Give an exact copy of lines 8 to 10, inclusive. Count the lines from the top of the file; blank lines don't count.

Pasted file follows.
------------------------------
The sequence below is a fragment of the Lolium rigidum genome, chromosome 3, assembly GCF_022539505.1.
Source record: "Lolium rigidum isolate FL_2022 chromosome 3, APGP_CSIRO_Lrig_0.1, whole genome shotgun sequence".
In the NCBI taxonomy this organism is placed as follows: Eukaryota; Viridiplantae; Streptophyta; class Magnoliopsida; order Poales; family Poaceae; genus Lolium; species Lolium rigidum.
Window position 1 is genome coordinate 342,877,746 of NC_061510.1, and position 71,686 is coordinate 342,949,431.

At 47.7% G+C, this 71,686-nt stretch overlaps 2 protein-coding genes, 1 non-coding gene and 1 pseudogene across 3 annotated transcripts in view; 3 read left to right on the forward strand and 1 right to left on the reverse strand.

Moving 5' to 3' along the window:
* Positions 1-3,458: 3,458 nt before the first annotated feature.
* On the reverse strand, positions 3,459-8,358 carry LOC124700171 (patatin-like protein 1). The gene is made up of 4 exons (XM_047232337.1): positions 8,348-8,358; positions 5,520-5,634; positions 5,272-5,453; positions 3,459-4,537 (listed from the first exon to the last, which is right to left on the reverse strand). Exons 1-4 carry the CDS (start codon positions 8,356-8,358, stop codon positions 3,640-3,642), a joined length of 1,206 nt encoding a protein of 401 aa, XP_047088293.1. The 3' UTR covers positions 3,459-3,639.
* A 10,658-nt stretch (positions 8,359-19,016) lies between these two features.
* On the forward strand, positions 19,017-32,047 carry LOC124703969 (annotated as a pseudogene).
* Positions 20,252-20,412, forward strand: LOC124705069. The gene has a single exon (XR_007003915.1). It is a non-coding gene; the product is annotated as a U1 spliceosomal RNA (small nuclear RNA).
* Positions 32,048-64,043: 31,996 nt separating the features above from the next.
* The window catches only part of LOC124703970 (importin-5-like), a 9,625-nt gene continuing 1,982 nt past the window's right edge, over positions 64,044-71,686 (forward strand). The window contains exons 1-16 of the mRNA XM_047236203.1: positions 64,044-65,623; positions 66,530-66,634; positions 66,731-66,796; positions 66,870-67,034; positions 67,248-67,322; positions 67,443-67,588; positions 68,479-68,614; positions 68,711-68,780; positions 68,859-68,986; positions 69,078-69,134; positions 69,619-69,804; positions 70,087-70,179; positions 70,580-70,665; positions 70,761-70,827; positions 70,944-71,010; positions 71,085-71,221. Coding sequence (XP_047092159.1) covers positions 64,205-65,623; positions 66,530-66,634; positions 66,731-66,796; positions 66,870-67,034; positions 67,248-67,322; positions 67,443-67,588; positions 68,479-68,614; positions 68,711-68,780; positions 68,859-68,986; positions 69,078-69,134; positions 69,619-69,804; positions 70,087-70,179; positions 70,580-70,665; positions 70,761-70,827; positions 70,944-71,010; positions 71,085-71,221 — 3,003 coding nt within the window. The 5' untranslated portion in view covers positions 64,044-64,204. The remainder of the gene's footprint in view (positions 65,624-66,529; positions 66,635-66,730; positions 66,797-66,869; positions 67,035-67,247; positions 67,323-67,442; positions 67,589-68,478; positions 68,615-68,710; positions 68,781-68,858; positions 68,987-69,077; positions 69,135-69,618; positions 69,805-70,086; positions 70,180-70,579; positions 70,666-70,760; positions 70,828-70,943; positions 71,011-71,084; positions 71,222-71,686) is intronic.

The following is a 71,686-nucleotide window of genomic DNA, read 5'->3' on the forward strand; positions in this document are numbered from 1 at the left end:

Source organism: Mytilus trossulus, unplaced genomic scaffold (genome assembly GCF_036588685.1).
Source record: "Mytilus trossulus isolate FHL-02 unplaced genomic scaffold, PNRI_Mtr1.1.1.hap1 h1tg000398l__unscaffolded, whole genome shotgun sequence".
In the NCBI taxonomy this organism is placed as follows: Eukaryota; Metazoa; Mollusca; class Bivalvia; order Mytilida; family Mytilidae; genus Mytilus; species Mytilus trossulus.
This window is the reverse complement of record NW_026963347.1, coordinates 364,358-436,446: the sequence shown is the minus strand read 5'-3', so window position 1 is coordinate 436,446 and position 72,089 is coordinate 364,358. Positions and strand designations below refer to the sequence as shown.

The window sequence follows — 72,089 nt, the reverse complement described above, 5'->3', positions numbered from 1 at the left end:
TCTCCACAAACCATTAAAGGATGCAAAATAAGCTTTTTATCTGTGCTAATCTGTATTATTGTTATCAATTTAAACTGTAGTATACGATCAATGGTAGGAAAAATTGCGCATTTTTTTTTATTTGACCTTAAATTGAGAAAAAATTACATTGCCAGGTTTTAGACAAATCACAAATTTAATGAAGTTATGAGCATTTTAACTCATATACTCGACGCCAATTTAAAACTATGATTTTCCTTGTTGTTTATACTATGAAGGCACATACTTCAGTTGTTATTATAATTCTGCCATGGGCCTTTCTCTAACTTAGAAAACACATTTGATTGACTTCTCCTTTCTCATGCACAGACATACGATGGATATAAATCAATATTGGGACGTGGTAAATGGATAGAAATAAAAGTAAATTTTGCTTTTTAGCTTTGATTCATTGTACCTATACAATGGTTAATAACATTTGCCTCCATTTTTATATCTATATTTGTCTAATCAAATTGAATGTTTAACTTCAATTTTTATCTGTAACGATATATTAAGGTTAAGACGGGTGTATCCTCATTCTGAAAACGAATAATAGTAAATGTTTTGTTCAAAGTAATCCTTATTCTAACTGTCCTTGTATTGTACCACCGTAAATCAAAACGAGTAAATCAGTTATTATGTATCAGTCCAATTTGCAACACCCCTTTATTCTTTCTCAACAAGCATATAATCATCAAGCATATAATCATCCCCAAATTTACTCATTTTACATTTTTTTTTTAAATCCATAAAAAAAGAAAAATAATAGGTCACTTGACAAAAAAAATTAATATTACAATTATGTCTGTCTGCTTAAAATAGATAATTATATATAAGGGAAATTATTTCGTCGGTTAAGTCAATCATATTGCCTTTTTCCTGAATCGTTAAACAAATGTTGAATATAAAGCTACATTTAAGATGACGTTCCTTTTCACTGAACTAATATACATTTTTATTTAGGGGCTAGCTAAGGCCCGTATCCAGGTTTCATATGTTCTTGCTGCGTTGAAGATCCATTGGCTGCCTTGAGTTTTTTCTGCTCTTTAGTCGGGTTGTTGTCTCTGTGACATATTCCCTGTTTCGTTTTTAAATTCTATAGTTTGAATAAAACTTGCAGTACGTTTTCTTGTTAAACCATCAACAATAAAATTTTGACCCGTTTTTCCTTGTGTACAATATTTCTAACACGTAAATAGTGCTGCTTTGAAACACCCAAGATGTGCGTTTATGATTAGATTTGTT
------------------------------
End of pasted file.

* On the reverse strand, positions 3,459-8,358 carry LOC124700171 (patatin-like protein 1). The gene is made up of 4 exons (XM_047232337.1): positions 8,348-8,358; positions 5,520-5,634; positions 5,272-5,453; positions 3,459-4,537 (listed from the first exon to the last, which is right to left on the reverse strand). Exons 1-4 carry the CDS (start codon positions 8,356-8,358, stop codon positions 3,640-3,642), a joined length of 1,206 nt encoding a protein of 401 aa, XP_047088293.1. The 3' UTR covers positions 3,459-3,639.
* A 10,658-nt stretch (positions 8,359-19,016) lies between these two features.
* On the forward strand, positions 19,017-32,047 carry LOC124703969 (annotated as a pseudogene).